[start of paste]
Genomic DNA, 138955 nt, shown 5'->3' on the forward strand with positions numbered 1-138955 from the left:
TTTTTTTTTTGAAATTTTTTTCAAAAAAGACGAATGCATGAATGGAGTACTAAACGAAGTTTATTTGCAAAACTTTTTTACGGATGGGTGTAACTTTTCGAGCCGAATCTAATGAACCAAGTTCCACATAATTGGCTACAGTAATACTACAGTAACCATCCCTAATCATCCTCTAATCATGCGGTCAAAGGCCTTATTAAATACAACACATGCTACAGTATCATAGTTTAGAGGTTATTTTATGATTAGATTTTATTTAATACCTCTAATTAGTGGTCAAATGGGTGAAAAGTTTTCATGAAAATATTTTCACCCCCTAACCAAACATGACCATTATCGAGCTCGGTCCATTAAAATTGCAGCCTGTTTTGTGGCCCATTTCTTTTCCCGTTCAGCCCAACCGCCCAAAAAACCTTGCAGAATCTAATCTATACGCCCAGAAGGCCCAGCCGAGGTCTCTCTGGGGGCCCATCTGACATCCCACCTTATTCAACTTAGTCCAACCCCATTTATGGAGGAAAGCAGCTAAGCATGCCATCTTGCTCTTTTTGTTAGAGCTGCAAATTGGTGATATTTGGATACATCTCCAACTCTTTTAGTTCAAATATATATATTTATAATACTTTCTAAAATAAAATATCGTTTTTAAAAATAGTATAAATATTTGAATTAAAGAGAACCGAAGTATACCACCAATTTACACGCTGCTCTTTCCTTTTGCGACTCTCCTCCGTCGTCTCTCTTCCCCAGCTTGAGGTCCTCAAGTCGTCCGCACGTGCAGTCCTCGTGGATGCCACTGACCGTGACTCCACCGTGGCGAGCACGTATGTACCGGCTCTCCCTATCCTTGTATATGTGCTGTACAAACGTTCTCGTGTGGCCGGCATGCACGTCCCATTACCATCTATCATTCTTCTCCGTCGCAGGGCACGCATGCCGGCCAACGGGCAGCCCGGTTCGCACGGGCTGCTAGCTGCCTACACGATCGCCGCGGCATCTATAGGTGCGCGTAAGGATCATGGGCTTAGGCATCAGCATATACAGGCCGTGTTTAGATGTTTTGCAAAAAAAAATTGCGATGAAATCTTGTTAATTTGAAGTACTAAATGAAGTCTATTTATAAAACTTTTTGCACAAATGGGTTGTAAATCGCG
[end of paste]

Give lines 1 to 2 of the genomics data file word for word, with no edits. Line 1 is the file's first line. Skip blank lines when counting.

Genomic DNA, 138955 nt, shown 5'->3' on the forward strand with positions numbered 1-138955 from the left:
TTTTTTTTTTGAAATTTTTTTCAAAAAAGACGAATGCATGAATGGAGTACTAAACGAAGTTTATTTGCAAAACTTTTTTACGGATGGGTGTAACTTTTCGAGCCGAATCTAATGAACCAAGTTCCACATAATTGGCTACAGTAATACTACAGTAACCATCCCTAATCATCCTCTAATCATGCGGTCAAAGGCCTTATTAAATACAACACATGCTACAGTATCATAGTTTAGAGGTTATTTTATGATTAGATTTTATTTAATACCTCTAATTAGTGGTCAAATGGGTGAAAAGTTTTCATGAAAATATTTTCACCCCCTAACCAAACATGACCATTATCGAGCTCGGTCCATTAAAATTGCAGCCTGTTTTGTGGCCCATTTCTTTTCCCGTTCAGCCCAACCGCCCAAAAAACCTTGCAGAATCTAATCTATACGCCCAGAAGGCCCAGCCGAGGTCTCTCTGGGGGCCCATCTGACATCCCACCTTATTCAACTTAGTCCAACCCCATTTATGGAGGAAAGCAGCTAAGCATGCCATCTTGCTCTTTTTGTTAGAGCTGCAAATTGGTGATATTTGGATACATCTCCAACTCTTTTAGTTCAAATATATATATTTATAATACTTTCTAAAATAAAATATCGTTTTTAAAAATAGTATAAATATTTGAATTAAAGAGAACCGAAGTATACCACCAATTTACACGCTGCTCTTTCCTTTTGCGACTCTCCTCCGTCGTCTCTCTTCCCCAGCTTGAGGTCCTCAAGTCGTCCGCACGTGCAGTCCTCGTGGATGCCACTGACCGTGACTCCACCGTGGCGAGCACGTATGTACCGGCTCTCCCTATCCTTGTATATGTGCTGTACAAACGTTCTCGTGTGGCCGGCATGCACGTCCCATTACCATCTATCATTCTTCTCCGTCGCAGGGCACGCATGCCGGCCAACGGGCAGCCCGGTTCGCACGGGCTGCTAGCTGCCTACACGATCGCCGCGGCATCTATAGGTGCGCGTAAGGATCATGGGCTTAGGCATCAGCATATACAGGCCGTGTTTAGATGTTTTGCAAAAAAAAATTGCGATGAAATCTTGTTAATTTGAAGTACTAAATGAAGTCTATTTATAAAACTTTTTGCACAAATGGGTTGTAAATCGCG